BENNINGTON, Vt. (NEWS10) – A bill signed by Governor Phil Scott will allow the government to streamline the process and allow them to be better able to hold polluters responsible.
“We will all be there. We will be continuing to fight for the best interest of these communities but Saint-Gobain must be there with us for this to move forward,” Peter Walke, Deputy Secretary Agency of Natural Resources, said.
Walke said that negotiations with Saint-Gobain, the company being held responsible for PFOA water contamination in Bennington, have come to somewhat of a standstill but says everyone is still at the table.
The state wants Saint Gobain to pay to extend municipal water lines to homes that have contaminated wells.
“This may come through a settlement agreement with Saint Gobain or as a result of litigation, either way, we will be here with you to ensure that Saint-Gobain is held responsible for that contamination,” Vermont Governor Phil Scott said.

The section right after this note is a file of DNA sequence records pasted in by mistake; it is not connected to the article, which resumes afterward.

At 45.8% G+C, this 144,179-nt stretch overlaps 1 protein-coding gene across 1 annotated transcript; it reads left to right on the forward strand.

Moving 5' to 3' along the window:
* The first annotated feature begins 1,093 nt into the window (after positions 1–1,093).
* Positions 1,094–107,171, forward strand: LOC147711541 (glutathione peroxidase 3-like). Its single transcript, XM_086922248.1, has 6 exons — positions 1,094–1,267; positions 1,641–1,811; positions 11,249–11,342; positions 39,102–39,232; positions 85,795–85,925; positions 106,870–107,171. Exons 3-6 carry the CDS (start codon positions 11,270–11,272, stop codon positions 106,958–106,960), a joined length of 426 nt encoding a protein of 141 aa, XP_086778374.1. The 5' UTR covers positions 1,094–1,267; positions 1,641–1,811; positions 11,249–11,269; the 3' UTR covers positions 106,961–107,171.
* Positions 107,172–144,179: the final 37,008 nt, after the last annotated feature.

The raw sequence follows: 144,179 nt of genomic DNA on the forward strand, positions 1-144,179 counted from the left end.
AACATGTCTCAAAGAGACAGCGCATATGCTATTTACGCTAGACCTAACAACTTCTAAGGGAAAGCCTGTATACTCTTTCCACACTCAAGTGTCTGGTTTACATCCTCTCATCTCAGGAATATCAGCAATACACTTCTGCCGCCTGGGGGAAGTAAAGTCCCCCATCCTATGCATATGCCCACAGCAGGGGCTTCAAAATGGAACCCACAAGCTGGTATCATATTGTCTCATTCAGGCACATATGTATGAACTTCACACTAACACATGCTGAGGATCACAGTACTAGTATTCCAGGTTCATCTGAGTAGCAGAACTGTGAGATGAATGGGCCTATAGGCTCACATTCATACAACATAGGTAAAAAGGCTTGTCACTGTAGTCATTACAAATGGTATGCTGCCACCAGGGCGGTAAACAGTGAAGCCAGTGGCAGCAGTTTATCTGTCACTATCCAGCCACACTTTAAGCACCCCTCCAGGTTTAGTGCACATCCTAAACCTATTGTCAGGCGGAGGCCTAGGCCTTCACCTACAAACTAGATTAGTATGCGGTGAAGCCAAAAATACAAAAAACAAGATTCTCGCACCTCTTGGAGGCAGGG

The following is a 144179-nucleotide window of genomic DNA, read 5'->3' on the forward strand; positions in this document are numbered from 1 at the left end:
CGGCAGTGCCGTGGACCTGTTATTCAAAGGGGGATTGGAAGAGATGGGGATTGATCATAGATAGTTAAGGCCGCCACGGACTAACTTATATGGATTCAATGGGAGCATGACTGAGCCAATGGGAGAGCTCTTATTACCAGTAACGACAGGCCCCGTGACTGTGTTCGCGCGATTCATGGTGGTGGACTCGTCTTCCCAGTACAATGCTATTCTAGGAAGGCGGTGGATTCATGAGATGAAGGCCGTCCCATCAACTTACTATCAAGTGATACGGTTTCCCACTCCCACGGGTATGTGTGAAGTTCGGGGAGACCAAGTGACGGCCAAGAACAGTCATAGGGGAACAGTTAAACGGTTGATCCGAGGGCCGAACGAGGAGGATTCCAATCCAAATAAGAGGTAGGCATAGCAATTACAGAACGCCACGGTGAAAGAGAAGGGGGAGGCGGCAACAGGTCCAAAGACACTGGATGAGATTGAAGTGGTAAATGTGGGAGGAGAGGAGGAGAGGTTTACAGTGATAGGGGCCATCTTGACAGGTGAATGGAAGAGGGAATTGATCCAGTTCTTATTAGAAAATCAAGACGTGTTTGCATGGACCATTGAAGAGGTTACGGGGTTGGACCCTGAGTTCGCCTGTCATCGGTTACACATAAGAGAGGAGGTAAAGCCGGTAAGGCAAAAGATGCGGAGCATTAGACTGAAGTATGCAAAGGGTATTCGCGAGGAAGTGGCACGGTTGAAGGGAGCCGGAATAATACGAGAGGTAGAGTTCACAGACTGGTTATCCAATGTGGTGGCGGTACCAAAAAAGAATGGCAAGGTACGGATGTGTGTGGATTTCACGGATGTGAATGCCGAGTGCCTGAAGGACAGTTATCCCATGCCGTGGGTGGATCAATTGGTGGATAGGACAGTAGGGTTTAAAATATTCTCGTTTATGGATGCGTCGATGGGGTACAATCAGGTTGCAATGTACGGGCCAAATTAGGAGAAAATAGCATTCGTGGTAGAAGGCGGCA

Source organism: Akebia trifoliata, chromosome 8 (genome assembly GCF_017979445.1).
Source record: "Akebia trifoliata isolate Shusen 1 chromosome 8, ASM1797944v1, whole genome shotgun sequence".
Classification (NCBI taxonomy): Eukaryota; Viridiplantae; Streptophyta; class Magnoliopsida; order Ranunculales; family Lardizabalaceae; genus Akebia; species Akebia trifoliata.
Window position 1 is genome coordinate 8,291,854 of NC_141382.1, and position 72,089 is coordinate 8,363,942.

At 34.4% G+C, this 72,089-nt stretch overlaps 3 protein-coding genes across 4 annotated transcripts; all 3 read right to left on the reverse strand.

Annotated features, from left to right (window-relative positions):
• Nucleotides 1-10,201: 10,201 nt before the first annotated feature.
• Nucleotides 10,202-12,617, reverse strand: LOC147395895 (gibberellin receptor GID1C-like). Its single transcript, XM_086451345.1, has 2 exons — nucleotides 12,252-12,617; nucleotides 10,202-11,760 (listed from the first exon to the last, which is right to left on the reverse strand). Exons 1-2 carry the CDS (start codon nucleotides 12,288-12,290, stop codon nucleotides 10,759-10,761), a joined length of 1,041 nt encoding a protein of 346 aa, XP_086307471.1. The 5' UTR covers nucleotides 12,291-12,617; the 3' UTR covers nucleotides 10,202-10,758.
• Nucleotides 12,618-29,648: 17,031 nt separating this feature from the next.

That clear message coming from Gov. Scott, who signed bill S.10, on Friday. The bill requires any person who released PFOA to extend a municipal water line to all wells impacted by PFOA.
Residents like Anna Swierad are praying that it doesn’t come to litigation. Her well is five times higher than the state standard for PFOA of 20 parts per trillion.
“I just hope that it can be solved for my children and grandchildren. I mean that’s the reality of life, it’s litigation and when the company has a lot of money behind them it can continue on and on and on so it’s nice to know that at least we have the government behind us.”
The state says it hopes to break ground on the municipal waterline extension project sometime this year if a settlement agreement is reached with Saint-Gobain.
“We are having water delivered by WD Mason so we have a constant supply of clean drinking water,” Bill Knight, of Bennington, said. “So I feel somewhat confident for the time being that we’re safe just don’t know how long it’s going to last.”
Saint-Gobain issued ths statement:
“Saint-Gobain Performance Plastics is aware that the Vermont governor has signed the bill S.10 into law. Prior to the passage of the bill, we agreed to fund the engineering design studies evaluating the feasibility of municipal waterline expansions for the Town of Bennington and the Village of North Bennington. We are in ongoing conversations with the State as we work toward achieving our shared goal: ensuring residents of Bennington and North Bennington have access to clean drinking water.”